June 18, 2021
This week we highlight supply side developments for the CPP fleet, including an updated look at net fleet growth in 2021 and a summary of the CPP fleet’s orderbook and age profile to contextualize our views for the medium term. Starting with the current year, from January to May our vessel tracking data captured a return of five LR2s to the trading fleet from floating storage operations, 11 newbuilding deliveries and a net of four dirty-trading LR2s switching back to carry CPP cargoes. Compared to the DPP fleet, the CPP market has observed healthy tanker exits so far this year, with a total of five LR2 being sold for demolition since January. We project an additional seven ships to exit the trading fleet by the end of the year. This analysis shows that LR2 net fleet growth for 2021 is expected to reach its peak in October, at 28 vessels, before subsiding slightly to end the year (Figure 1).
Overall, CPP tanker contracting in 2021 has reached 35 vessels according to our latest available data. This number is slightly lower than the same period last year and heavily skewed towards the MR2 sector. The month of May saw a drop in contracting with a total of three MR2 tankers, while no LR orders were reported. Overall, the orderbook for clean tankers remains low and unlikely to pick-up in the short term due to 1) the uncertainty in shipyard input costs (steel); and 2) tighter global shipyard capacity from robust ordering of other vessel classes (containers, bulkers) over the last six months. Therefore, we remain cautiously optimistic that a favorable supply-side variable, augmented with our view for expanding product trade over longer distances due to structural developments (additional Middle East product length, refinery closures, re-opening economies) will underpin an upward trend in clean tanker utilization and subsequent spot market returns in the near term.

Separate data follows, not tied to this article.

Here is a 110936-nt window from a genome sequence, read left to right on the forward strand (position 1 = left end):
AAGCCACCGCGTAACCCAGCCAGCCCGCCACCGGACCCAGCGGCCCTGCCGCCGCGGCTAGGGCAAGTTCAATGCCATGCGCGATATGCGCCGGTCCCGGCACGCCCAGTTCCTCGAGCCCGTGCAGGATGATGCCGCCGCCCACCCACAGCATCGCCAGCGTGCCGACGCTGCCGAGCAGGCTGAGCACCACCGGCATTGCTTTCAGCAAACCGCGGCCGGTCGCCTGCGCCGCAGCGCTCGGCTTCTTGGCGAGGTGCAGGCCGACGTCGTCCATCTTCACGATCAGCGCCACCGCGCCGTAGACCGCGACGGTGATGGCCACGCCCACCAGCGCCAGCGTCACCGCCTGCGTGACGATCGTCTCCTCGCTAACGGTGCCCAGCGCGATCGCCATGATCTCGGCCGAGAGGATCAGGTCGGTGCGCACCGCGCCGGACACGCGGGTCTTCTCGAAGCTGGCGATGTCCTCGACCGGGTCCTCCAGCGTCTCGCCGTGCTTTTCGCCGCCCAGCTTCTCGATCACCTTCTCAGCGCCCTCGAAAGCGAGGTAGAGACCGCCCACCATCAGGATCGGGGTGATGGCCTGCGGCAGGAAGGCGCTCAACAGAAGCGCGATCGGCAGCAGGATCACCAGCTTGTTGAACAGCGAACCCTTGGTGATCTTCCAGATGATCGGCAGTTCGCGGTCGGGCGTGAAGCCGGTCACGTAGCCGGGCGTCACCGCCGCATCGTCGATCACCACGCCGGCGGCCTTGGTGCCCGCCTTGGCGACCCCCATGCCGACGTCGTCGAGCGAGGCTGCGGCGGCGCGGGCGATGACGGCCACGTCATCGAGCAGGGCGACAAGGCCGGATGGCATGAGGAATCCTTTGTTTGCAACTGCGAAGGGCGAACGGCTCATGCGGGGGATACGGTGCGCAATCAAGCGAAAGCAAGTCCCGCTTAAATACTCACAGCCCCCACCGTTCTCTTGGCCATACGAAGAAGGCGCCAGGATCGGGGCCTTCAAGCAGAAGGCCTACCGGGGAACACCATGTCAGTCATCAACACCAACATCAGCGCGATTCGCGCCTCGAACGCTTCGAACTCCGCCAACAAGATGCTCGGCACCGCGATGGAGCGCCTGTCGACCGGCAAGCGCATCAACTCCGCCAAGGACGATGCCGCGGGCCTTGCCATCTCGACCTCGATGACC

Broader analysis of the CPP fleet data shows that the LR2 and MR2 (IMO II/III) segments have 53% and 66% of their respective tonnage between 0 and 10 years old; reflecting robust interest from owners to contract these vessels in recent years. However, a slowdown in tanker contracting has been generally observed across the clean tanker segments over the last 12 months with the current orderbook for LR2s and MR2s (including both pump-room and chemical designs) representing 4.7% and 7.0%, respectively. Interestingly, we note 0 LR1s on order, while the age composition of this segment can be viewed as ageing, with 70% over the age of 10. While we note owners’ skepticism to contract LR1s over inconsistent trading patterns, we have a different (and more favorable) view for this tanker’s demand prospects, leading us to sneakily believe that this vessel class can outperform its peers over the next 12-24 months on a relative basis.
Figure 1 – LR2 Fleet Development
Source: McQuilling Services